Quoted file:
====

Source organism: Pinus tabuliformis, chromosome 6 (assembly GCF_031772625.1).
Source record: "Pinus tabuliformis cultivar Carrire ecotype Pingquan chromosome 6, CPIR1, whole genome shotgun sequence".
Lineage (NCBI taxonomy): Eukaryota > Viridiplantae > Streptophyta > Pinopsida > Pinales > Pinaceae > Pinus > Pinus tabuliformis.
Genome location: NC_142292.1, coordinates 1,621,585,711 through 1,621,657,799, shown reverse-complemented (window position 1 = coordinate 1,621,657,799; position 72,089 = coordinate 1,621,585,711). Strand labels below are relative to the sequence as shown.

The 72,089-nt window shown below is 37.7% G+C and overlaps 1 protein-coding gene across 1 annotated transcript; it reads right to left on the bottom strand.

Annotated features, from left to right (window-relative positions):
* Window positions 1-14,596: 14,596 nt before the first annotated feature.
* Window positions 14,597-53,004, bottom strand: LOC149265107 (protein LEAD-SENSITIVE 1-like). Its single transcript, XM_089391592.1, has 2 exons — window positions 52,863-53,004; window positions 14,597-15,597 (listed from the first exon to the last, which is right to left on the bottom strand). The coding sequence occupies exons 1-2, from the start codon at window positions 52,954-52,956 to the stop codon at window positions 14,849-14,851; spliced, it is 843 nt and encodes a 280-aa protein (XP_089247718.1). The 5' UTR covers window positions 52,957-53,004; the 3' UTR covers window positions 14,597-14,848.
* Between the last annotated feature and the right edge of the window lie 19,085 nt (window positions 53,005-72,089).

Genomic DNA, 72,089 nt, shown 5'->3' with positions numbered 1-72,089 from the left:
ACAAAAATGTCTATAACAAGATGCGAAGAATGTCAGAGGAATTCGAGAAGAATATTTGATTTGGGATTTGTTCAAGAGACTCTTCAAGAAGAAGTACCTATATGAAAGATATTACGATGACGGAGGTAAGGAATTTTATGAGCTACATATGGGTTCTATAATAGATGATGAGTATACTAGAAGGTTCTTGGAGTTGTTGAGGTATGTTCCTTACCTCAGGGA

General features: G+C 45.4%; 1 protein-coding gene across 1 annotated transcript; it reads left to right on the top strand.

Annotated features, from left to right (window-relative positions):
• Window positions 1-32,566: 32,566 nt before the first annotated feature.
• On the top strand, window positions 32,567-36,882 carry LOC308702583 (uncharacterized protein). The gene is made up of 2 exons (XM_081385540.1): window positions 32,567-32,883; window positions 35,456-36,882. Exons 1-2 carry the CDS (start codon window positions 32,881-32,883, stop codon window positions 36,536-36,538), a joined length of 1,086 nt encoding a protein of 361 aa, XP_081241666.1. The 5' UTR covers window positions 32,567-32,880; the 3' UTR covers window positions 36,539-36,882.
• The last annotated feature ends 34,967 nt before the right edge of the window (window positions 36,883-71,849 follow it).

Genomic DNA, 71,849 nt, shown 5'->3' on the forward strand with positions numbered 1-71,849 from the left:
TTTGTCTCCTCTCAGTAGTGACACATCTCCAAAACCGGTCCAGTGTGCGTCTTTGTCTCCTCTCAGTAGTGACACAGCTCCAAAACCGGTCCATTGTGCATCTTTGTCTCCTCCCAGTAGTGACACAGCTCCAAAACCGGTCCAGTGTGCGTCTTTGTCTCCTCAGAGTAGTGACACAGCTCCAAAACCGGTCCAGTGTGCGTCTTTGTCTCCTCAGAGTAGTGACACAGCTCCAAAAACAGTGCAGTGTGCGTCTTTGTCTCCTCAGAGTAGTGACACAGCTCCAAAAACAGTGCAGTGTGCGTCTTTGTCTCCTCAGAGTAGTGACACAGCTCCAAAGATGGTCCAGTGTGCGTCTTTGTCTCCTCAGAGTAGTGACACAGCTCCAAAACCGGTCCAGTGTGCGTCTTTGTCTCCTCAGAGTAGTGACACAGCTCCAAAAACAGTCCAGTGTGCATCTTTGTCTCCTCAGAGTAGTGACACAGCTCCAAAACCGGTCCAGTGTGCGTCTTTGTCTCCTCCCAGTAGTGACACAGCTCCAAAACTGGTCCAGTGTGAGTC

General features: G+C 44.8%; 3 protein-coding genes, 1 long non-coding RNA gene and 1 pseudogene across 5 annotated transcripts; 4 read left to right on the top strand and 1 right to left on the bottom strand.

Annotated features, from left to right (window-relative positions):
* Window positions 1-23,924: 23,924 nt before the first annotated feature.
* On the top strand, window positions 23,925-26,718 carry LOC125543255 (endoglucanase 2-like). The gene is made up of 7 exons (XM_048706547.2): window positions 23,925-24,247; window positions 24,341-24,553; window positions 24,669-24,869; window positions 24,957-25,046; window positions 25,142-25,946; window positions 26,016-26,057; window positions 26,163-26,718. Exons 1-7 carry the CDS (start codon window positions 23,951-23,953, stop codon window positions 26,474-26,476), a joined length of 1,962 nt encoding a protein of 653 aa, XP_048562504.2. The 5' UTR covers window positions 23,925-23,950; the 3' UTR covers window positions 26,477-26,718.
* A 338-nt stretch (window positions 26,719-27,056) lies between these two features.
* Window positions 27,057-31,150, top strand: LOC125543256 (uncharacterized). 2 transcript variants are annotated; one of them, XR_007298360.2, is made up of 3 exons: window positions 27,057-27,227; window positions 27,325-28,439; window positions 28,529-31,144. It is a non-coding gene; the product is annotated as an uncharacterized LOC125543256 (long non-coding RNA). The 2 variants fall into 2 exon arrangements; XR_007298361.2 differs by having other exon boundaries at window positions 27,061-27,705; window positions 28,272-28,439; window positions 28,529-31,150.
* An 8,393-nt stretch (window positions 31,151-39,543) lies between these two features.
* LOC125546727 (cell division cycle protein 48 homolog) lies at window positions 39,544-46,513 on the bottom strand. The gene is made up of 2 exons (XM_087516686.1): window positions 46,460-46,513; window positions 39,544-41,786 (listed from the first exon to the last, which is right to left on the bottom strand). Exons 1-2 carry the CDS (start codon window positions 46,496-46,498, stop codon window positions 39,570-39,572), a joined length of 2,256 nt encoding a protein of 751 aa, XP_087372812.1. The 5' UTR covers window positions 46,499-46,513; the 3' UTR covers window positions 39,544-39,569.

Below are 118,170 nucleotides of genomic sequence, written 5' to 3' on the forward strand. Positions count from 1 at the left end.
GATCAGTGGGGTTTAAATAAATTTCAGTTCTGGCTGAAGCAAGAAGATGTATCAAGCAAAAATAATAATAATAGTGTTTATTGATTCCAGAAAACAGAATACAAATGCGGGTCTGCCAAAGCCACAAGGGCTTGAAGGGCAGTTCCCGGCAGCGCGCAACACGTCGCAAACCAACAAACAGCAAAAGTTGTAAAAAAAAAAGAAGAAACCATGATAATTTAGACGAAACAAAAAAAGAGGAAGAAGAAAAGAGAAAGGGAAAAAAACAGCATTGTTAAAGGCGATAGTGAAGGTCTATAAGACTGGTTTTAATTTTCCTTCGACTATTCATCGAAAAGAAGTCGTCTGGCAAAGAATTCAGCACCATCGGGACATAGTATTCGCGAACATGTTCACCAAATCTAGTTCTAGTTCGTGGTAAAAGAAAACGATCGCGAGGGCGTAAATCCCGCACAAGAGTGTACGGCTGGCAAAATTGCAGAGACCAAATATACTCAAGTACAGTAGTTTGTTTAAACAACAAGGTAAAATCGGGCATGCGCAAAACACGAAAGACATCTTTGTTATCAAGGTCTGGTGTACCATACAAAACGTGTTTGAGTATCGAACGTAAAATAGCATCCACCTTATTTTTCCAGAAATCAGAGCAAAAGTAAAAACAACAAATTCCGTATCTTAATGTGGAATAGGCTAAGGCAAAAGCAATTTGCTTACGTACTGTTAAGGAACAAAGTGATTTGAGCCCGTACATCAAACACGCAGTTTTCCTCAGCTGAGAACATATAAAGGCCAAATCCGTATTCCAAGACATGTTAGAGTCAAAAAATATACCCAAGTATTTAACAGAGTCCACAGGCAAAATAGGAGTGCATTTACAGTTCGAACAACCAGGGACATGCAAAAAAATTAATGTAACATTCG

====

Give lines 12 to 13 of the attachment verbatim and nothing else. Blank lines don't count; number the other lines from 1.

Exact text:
General features: G+C 45.4%; 1 protein-coding gene across 1 annotated transcript; it reads left to right on the top strand.

Annotated features, from left to right (window-relative positions):